The focus of all our efforts must be young people: they hold the key to a more stable, prosperous and modern Africa.

The EUR 3.4 billion investment plan for Africa is an important step in the right direction. But it is nowhere near enough.

We must support the efforts Africans themselves are making to establish a sustainable manufacturing base and develop efficient farming, renewable energy sources and proper water, energy, mobility, logistical and digital infrastructure, by drawing up a real ‘Marshall Plan’ for Africa. By doing so we will strengthen governance and the rule of law, step up the fight against corruption and foster the emancipation of women and education.

We must work to ensure that under the next EU multiannual budget at least EUR 40 billion is earmarked for the investment fund for Africa. The leverage effect and synergies generated with the funding provided by the European Investment Bank could make it possible to mobilise some EUR 500 billion in public and private investment.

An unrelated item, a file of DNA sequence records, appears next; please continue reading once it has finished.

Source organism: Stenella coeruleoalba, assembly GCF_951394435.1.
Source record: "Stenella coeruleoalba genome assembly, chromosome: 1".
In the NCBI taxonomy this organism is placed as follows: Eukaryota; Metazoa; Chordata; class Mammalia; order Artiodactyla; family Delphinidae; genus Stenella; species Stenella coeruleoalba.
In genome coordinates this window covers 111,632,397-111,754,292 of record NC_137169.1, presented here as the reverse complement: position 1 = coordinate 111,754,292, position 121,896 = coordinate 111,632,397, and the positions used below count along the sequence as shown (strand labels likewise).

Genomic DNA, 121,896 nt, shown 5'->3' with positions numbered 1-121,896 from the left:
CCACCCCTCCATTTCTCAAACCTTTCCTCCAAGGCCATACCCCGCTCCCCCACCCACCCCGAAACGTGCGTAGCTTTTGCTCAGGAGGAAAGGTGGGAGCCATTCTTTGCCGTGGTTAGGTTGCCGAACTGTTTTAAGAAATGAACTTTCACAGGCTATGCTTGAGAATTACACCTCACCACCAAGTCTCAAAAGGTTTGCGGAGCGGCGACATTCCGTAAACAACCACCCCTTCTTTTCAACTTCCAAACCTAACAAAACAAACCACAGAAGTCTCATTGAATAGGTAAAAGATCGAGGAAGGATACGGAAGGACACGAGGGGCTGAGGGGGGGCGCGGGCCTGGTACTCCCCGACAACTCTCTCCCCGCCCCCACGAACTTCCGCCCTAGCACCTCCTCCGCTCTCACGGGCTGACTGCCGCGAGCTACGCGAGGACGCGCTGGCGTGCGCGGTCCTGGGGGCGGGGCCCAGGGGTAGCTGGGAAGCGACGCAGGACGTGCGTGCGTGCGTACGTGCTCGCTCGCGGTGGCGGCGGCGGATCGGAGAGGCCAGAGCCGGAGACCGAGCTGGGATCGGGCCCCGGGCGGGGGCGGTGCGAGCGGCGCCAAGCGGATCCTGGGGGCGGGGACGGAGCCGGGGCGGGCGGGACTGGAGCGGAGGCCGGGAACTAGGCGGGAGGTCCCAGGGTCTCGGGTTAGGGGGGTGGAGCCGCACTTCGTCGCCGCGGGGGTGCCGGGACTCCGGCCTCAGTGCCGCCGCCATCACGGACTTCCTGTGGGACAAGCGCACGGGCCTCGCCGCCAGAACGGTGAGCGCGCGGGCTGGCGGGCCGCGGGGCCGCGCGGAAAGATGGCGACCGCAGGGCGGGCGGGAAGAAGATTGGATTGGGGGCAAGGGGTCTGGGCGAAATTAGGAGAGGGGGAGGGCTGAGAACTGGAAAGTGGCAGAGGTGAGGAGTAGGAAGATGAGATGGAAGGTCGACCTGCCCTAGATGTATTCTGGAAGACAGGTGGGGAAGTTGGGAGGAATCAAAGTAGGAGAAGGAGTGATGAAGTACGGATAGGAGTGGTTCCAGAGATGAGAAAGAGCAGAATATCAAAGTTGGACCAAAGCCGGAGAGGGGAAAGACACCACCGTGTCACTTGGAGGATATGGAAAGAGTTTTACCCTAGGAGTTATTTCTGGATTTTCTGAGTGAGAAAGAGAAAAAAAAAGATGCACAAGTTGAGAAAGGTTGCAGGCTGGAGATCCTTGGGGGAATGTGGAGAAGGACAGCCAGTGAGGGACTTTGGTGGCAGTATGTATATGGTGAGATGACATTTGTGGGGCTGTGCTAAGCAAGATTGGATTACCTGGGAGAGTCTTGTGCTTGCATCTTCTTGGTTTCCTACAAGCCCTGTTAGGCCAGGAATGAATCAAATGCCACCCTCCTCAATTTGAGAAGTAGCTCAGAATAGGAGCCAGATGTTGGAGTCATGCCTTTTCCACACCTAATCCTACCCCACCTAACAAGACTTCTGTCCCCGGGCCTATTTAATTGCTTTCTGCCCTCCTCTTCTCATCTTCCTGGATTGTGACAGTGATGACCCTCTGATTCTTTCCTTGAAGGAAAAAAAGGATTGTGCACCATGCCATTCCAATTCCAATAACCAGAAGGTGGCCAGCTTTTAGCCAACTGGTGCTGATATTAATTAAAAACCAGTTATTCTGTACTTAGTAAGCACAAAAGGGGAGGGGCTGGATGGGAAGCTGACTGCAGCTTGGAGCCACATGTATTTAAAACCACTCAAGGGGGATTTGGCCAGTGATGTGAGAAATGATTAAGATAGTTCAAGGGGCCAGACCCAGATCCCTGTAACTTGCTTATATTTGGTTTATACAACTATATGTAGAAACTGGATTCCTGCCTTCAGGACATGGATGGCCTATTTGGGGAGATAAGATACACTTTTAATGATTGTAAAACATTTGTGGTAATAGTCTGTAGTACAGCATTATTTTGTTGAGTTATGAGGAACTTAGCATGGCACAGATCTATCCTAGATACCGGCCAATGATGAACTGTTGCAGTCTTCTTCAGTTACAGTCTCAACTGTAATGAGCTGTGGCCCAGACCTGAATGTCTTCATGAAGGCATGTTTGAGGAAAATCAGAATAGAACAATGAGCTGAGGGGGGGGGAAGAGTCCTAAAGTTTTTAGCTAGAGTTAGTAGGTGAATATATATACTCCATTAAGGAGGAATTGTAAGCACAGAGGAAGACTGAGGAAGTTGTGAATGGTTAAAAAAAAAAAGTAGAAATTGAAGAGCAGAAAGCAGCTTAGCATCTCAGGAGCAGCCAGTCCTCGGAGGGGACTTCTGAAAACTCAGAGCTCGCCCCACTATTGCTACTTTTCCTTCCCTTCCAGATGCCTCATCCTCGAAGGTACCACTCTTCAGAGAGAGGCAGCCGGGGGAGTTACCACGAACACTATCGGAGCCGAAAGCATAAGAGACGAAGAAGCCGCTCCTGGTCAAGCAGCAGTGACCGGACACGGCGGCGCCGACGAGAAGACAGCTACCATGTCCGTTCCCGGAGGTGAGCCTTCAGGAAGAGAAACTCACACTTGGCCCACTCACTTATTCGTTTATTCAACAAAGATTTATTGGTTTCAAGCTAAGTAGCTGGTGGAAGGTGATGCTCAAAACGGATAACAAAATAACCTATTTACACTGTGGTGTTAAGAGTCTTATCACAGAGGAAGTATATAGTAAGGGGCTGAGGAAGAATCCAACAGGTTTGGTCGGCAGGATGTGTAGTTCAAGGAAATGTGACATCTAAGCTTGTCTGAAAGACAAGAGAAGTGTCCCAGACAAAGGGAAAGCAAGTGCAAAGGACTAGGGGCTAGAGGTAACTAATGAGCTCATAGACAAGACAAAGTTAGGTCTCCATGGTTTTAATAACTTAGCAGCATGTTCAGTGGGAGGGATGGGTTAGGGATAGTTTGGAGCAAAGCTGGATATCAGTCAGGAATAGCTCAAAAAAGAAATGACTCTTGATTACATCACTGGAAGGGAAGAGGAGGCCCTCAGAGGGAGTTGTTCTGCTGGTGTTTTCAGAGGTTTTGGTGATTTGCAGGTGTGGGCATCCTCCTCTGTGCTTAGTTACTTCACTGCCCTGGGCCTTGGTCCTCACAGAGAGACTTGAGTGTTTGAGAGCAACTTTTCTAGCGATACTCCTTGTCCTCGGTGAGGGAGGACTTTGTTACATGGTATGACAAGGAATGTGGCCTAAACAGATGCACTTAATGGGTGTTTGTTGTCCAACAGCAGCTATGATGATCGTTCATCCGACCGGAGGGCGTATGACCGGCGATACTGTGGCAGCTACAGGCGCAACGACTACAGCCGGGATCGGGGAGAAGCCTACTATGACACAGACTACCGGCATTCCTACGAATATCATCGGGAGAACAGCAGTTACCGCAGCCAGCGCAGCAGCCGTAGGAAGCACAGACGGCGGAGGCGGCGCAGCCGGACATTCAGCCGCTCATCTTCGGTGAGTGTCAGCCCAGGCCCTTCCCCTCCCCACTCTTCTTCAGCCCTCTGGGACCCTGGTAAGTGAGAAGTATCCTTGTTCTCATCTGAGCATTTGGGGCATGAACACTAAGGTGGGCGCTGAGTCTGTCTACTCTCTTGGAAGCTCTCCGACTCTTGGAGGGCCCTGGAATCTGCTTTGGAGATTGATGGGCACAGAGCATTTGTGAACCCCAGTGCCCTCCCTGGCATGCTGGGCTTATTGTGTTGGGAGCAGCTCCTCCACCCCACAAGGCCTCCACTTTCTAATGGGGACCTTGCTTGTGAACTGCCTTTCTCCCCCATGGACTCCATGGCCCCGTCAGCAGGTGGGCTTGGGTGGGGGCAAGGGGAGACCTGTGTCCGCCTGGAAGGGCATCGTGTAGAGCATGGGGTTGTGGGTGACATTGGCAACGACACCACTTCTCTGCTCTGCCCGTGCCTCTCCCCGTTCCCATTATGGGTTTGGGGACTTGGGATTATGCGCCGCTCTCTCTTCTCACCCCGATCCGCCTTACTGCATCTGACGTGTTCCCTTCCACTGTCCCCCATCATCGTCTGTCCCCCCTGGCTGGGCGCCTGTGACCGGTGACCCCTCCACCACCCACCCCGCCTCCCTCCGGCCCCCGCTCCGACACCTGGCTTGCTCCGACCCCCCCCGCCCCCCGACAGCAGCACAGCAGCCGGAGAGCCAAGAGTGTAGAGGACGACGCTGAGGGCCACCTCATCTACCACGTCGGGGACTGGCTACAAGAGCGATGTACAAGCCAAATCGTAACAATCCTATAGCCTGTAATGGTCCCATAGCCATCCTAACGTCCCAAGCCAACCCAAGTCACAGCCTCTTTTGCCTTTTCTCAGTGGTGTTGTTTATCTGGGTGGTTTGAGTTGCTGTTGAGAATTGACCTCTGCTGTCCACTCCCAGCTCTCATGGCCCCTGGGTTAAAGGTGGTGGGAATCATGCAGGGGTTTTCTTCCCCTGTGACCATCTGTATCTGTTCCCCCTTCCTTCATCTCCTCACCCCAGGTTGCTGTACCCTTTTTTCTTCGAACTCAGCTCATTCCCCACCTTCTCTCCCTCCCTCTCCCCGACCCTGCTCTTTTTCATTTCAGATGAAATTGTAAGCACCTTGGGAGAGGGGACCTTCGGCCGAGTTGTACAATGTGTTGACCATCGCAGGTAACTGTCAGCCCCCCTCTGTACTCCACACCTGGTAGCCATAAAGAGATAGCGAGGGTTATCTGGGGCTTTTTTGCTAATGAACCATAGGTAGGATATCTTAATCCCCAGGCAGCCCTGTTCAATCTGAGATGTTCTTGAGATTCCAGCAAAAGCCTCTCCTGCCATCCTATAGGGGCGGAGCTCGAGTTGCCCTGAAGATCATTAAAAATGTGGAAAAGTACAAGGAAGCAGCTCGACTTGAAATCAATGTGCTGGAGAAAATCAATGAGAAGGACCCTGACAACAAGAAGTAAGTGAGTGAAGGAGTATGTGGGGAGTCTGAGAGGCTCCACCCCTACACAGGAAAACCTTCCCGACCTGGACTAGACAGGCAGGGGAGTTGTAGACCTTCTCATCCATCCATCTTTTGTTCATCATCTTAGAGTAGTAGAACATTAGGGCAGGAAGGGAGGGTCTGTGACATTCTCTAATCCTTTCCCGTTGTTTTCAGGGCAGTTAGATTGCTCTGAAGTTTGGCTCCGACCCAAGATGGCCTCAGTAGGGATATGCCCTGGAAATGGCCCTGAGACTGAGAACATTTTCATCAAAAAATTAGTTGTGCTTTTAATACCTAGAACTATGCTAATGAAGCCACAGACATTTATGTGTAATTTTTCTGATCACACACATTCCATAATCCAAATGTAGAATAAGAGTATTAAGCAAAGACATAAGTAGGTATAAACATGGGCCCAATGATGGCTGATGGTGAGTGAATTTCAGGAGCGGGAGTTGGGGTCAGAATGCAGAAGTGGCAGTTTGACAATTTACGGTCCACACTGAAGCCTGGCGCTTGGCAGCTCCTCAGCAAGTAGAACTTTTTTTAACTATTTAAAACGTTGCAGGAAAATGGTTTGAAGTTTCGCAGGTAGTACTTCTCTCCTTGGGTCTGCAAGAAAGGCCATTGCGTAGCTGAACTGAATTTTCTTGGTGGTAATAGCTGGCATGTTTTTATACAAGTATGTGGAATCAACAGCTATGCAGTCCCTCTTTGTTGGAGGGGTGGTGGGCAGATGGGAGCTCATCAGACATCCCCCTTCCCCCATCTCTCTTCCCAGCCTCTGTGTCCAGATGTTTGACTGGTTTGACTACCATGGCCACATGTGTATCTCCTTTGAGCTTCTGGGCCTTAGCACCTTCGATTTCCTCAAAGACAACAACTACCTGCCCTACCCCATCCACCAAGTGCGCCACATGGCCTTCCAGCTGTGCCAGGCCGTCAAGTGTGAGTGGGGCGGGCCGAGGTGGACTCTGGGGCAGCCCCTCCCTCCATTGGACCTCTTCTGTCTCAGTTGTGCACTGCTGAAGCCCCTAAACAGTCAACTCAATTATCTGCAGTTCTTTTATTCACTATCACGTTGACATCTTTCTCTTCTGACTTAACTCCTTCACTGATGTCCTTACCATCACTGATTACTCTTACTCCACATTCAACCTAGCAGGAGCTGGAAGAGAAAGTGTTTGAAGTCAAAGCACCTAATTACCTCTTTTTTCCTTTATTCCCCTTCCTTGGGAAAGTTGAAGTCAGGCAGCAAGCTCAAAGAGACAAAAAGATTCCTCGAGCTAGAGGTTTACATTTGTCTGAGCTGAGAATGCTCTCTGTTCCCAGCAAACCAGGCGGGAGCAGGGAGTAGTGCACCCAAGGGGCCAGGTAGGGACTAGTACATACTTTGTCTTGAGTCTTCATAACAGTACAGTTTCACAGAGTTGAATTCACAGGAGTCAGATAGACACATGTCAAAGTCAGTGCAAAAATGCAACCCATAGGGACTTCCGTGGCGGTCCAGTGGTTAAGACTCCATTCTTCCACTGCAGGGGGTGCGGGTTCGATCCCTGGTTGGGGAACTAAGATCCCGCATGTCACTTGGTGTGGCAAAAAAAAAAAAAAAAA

On that basis, we can continue to conduct effective economic diplomacy which promotes the integration of markets, the transfer of technology and industrial know-how, sustainability and training.

The aim must be to establish an environment conducive to the development of a manufacturing base and entrepreneurship and the creation of SMIs and jobs for young people. For that we also need instruments such as Erasmus for young entrepreneurs, which should be extended to cover Africa.

At the same time, legal immigrants from Africa can meet the demand for workers in some sectors of the economy in the EU and acquire professional skills which they can then use to create businesses in Europe.